Pro­tec­tion at last for lease­hold home­buy­ers?

Many were let down by the Gov­ern­ment’s hous­ing white pa­per, but some are still prof­it­ing from Bri­tain’s hous­ing cri­sis. By Olivia Rudgard

The Daily Telegraph - Your Money - - FRONT PAGE -

The Gov­ern­ment has promised to step in to pro­tect lease­hold­ers from the prob­lems caused by high ground rents, ser­vice charges and un­fair terms.

While this week’s hous­ing white pa­per was branded dis­ap­point­ing on most counts, first-time buy­ers wel­comed the Gov­ern­ment’s com­mit­ment to ex­am­in­ing abuses of lease­hold.

Thou­sands of buy­ers, mostly older peo­ple who buy re­tire­ment homes and younger peo­ple who buy new­build starter homes or flats, have been af­fected by prob­lems in­clud­ing rapidly in­creas­ing ground rents and the of­ten pro­hib­i­tively high cost of buy­ing their free­hold.

First-time buy­ers Ed­ward and Mary Hamer (left) were shocked to find a clause in the lease of the flat they are buy­ing that could see the ground rent rocket to thou­sands of pounds within 15 years. They hope the clause can be rene­go­ti­ated, but may have to pull out of the pur­chase if not, leav­ing them £2,000 out of pocket.

The lon­gawaited hous­ing white pa­per was a let-down for many peo­ple. Stamp duty – an area where this news­pa­per has been campaigning for much­needed re­form – was left un­touched.

Older home­own­ers, hop­ing for some so­lu­tions to the dif­fi­cul­ties they face when try­ing to down­size to smaller prop­er­ties, were also dis­ap­pointed.

But the doc­u­ment did give hope to some.

Own­ers of lease­hold prop­erty

The Gov­ern­ment said it would re­form lease­hold prop­erty af­ter a cam­paign by char­i­ties and MPs to chal­lenge the ar­range­ments.

Tues­day’s hous­ing white pa­per promised a forth­com­ing con­sul­ta­tion on re­form to the lease­hold sys­tem to stop buy­ers be­ing ex­ploited.

Tele­graph Money has pre­vi­ously re­ported on the prob­lems faced by lease­hold buy­ers, which in­clude spi­ralling costs of buy­ing the free­hold from the free­holder, high ground rents and un­rea­son­able ser­vice charges.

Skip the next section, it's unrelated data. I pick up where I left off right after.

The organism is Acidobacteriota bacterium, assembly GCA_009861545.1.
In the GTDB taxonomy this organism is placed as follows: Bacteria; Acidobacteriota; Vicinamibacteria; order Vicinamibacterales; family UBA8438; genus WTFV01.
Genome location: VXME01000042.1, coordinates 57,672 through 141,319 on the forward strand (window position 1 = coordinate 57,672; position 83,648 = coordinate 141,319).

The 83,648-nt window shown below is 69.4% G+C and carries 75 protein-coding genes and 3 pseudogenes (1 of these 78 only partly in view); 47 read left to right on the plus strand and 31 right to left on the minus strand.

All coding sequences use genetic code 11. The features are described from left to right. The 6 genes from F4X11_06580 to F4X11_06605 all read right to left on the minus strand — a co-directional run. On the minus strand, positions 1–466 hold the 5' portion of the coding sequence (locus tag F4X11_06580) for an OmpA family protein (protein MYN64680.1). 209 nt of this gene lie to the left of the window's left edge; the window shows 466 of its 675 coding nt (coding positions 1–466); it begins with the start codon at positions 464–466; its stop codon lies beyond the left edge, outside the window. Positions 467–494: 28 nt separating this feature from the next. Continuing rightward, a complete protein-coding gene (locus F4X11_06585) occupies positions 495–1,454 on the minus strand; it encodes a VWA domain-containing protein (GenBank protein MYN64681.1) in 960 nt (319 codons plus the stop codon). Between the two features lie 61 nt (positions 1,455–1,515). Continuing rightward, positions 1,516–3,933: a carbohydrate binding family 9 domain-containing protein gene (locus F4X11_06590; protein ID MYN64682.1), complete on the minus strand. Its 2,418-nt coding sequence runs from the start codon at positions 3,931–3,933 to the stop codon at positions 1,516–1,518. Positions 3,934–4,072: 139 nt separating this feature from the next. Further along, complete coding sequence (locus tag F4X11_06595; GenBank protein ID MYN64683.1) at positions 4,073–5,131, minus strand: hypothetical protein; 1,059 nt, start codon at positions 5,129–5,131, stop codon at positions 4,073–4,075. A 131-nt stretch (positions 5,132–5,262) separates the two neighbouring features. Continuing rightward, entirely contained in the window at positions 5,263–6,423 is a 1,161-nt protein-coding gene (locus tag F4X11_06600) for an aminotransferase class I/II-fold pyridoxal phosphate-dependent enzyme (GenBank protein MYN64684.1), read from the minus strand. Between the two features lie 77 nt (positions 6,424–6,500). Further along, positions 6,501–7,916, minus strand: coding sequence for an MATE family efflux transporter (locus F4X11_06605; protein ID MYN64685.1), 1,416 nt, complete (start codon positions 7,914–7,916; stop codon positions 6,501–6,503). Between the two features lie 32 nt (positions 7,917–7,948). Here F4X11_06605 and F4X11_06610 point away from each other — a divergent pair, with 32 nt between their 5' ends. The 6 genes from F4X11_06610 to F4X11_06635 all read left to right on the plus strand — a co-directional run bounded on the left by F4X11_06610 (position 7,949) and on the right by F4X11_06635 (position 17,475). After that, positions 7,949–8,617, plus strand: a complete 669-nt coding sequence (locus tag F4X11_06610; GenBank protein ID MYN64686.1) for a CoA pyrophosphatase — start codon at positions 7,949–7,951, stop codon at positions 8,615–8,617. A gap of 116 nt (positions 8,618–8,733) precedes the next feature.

Some homes were built with con­tracts that pro­vided for the ground rent to dou­ble ev­ery 25 years. In one ex­am­ple, ini­tial ground rent at £250 would rocket to £69tril­lion by the end of the 999-year lease.

Ed­ward and Mary Hamer dis­cov­ered only af­ter putting in an of­fer on their flat that a clause meant the ground rent could fast be­come un­af­ford­able.

They have not yet gone through with the pur­chase.

The prop­erty, built in the Eighties, ini­tially had ground rent of £75 a year, but in 2009 this in­creased to 0.5pc of the prop­erty’s value.

This means the cost is cur­rently £730 a year, based on the value of the flat at that point.

But the pur­chase price for the Hamers is £225,000, and they are con­cerned that by the next rent re­view, in 2030, the price could grow fur­ther, mean­ing ground rent would be­come pro­hib­i­tively ex­pen­sive and that they could find it hard to sell the flat.

For ex­am­ple, if the value grew to £400,000, the an­nual ground rent would be £2,000 – a cost that the Hamers think would de­ter prospec­tive buy­ers.

Mr Hamer, 34, a con­tracts man­ager, said he was un­aware of the prob­lems that high ground rent could cause be­fore be­gin­ning the process of buy­ing the flat.

“I have a law de­gree, and I knew that there were leases that could be prob­lem­atic in some cases, but I thought that un­less you had a short lease it wasn’t a prob­lem. I didn’t know and never con­sid­ered that ground rent could make it hard for peo­ple to sell.”